Berlin Winter Season

Christmas Market at Gendarmenmarkt

Winter has arrived in Berlin and, with it, the fun Christmas markets. Here are some highlights of the opening of the season…

Brandenburger Tor / Brandenburg Gate
Brandenburger Tor / Brandenburg Gate
US Embassy with Brandenburg Gate in the background
The US Embassy with Brandenburg Gate in the background
Jewish Memorial Monument
The Jewish Memorial Monument
Berliner Dom
Berliner Dom
Christmas Market at Gendarmenmarkt
Christmas Market at Gendarmenmarkt
Konzerthaus at Gendarmenmarkt
Konzerthaus at Gendarmenmarkt

Home: found.

Berlin T-shirts

As the train leaves Berlin behind, I am struck by the fact that I’m leaving home.

It’s been less than two months since I came in to check if there was any chance left for Germany in me. London was calling at a distance. I felt at home nowhere and everywhere, glomad-style. All that changed in a few days, as I experienced Berlin from a more local perspective.

East Side Gallery - Wall painting
Photos of the East Side Gallery wall paintings from 3 years ago suddenly became more valuable, as these have been vandalized with signatures probably from tourists (surely from idiots)

I knew that I couldn’t judge Berlin until I found myself there without a return ticket. Last year, living in Taiwan, I learned that real travel isn’t about sightseeing, but about losing yourself in another culture. Enough to take it in. It takes time to know the local rhythms. Weekend escapes aren’t travel, they’re really just sightseeing. Yet places are very similar everywhere… more so than cultures. Places may look quite different at first, but they can feel the same. Not much changes from a beach in Portugal to a beach in Taiwan. Yet everything changes when you slowly walk the streets of cities from such distant countries.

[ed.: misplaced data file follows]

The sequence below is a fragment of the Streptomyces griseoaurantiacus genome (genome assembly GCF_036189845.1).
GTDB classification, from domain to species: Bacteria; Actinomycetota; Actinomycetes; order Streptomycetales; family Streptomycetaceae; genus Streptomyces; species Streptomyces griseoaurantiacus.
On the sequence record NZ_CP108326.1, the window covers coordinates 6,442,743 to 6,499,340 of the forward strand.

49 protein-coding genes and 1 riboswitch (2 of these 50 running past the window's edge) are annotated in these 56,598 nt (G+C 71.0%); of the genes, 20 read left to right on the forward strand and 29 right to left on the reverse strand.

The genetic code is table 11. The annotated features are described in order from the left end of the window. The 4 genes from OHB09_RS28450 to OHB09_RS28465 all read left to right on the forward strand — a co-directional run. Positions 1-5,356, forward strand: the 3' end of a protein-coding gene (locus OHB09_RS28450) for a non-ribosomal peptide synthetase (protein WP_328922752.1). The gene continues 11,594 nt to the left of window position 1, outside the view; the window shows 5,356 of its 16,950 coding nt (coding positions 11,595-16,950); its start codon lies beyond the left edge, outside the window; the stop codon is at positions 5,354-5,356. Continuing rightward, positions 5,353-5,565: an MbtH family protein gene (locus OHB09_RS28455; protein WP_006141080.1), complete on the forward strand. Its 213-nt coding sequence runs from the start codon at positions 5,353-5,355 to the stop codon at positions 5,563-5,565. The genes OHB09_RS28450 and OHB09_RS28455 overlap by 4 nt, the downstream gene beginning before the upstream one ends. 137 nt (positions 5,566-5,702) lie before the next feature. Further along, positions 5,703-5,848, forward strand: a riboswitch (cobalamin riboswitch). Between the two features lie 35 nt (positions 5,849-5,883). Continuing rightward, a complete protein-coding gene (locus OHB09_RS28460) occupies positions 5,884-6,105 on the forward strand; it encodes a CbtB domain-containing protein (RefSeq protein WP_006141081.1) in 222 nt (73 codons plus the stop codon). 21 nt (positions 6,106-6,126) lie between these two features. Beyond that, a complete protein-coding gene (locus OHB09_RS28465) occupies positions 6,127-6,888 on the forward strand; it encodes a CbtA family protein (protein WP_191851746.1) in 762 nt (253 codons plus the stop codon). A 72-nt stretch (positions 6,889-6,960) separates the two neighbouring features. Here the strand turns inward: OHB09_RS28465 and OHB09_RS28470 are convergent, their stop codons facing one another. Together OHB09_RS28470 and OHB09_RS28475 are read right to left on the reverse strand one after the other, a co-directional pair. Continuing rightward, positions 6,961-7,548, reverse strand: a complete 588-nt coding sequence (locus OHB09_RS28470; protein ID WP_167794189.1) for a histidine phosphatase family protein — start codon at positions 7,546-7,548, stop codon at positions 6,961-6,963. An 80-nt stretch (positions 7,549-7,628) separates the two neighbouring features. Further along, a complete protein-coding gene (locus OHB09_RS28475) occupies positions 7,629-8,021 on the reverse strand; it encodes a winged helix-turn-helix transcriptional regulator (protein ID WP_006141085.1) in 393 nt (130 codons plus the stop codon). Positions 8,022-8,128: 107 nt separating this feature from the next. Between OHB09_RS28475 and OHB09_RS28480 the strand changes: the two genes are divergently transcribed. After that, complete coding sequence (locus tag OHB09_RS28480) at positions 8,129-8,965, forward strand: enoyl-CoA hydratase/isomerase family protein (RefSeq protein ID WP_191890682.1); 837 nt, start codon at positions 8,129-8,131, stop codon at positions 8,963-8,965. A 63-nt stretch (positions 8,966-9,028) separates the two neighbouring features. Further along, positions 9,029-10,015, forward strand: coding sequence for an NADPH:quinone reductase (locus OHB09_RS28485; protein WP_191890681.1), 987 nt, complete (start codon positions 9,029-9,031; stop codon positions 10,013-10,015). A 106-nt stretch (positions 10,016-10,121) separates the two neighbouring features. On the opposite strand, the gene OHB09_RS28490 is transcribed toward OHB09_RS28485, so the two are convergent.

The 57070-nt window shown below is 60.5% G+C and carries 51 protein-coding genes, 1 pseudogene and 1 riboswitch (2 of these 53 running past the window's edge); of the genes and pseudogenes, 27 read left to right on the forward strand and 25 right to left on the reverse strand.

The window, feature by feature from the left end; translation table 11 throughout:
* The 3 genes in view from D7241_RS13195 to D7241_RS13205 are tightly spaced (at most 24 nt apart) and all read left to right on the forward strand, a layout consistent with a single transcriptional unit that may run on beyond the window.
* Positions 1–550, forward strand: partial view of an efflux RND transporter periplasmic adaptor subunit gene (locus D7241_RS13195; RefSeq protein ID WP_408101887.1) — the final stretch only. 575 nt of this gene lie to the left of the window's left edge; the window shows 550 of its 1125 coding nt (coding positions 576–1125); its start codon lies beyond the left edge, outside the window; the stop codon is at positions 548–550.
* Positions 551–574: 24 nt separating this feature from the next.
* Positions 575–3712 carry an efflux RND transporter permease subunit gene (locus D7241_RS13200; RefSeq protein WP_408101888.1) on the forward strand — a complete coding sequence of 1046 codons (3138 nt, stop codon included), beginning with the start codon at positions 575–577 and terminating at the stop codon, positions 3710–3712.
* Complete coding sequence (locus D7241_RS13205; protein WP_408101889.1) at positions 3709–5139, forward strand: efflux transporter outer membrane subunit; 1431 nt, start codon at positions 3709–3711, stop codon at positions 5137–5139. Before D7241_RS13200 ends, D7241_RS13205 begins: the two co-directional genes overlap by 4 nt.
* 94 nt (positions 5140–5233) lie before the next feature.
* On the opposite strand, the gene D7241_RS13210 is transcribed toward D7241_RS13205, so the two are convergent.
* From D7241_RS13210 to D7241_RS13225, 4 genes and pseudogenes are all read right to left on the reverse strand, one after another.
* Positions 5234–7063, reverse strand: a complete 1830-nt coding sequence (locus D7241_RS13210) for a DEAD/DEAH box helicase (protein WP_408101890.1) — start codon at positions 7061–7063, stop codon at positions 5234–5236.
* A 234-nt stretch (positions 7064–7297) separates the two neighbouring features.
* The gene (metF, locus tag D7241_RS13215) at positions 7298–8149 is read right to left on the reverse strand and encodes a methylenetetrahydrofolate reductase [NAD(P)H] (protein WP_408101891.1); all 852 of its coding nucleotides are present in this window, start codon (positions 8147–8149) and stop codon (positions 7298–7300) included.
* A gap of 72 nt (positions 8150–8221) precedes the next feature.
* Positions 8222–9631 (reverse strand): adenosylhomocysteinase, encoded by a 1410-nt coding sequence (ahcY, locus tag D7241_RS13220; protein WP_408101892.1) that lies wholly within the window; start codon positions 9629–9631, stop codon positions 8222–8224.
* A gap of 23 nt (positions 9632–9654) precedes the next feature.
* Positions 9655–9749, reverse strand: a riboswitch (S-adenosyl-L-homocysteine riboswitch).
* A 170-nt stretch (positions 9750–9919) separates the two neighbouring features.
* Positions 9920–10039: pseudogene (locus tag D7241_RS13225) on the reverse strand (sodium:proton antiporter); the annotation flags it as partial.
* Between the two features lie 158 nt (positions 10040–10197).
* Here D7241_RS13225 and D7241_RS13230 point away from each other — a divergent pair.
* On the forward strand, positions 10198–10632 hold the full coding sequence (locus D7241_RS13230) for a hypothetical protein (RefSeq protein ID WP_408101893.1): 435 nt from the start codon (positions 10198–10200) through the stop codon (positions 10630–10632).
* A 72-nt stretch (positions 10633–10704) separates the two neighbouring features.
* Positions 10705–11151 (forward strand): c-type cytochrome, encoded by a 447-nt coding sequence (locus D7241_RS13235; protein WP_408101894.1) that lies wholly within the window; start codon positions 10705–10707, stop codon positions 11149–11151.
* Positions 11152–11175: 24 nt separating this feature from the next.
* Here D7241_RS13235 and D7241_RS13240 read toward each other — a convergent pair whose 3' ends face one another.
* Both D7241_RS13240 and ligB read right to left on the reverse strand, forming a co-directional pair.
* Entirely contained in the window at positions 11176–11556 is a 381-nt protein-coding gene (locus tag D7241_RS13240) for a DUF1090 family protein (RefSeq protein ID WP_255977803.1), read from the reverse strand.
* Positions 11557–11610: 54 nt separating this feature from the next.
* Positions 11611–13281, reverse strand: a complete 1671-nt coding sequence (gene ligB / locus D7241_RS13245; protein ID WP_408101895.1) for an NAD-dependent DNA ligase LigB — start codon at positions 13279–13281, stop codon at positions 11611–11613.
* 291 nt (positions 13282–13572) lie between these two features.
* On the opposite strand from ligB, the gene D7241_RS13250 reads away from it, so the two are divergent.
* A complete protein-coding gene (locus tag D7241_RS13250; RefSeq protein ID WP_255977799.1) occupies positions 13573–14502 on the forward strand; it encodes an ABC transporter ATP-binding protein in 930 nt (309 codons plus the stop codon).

The difference is culture.

You could expect, then, that truly knowing Berlin would take a few months. But I’d seen the sights before, and all I was missing was how it felt like when I became a part of it. That was made easy by having friends here. I thought that was the reason for feeling at home almost on arrival, or maybe the fact that I remember lots of spots from my past two visits. Yet, as the dust settles, I recall the times I’ve been back in Lisbon or in Dublin or in London. Even Lisbon rarely felt like home, though it was always a place to cherish.

Berlin T-shirts

It’s not hard to understand though – how quickly Berlin felt like home. I usually get bored easily, or I would… if I didn’t constantly switch things around. In Berlin you’ve never seen all of everything. I’m also probably a bit quirky (considering that a renowned personality test places mine in a group that only 1% of people share). Still I’m surely under average in Berlin standards for weirdness. Berlin attracts people who don’t fit in other places and are not afraid to be who they want to be. Whenever I see something over-the-top, I’m reminded of why quirkiness can thrive in the city: its culture is open minded.

It feels good to know you can be yourself, without necessarily being the strangest character in town. I guess that’s what it should feel like to be home.

Feel Like Boarding the Concorde?

Concorde & Tupolev TU-144 at Sinheim Auto & Technik Museum

I’ve been to a few automobile and airplane exhibitions. Pearl Harbor, Taoyuan airport (Taiwan), Museo dell’Automobile (Turin)… fascinating collections. I thought I couldn’t be surprised by another one. Turns out the Germans really do it better.

In the southwestern german state of Baden-W├╝rttemberg lies Sinsheim’s Auto & Technik Museum, the largest privately owned museum in Europe. It features cars, motorcycles, airplanes, trains, tanks – you name it.

Concorde & Tupolev TU-144 at Sinsheim Auto & Technik Museum
photo by flickr user mroach

The outstanding thing about the Sinsheim collection, besides feeling more like a fun park than a museum, is that it features two supersonic airplanes – which you can board! Both the french Concorde and the soviet Tupolev Tu-144 are accessible through spiraling stairs, and you can walk your way up, through their narrow corridors into their intimidating cockpits, past the tiniest toilet rooms ever.

I didn’t have a camera with me that day, but it didn’t really matter. All those shots on Flickr still can’t make it justice. Boarding these classic supersonic airplanes is an actual experience. I loved their Caddilacs too. If you’re ever around Baden-W├╝rttemberg, don’t miss it.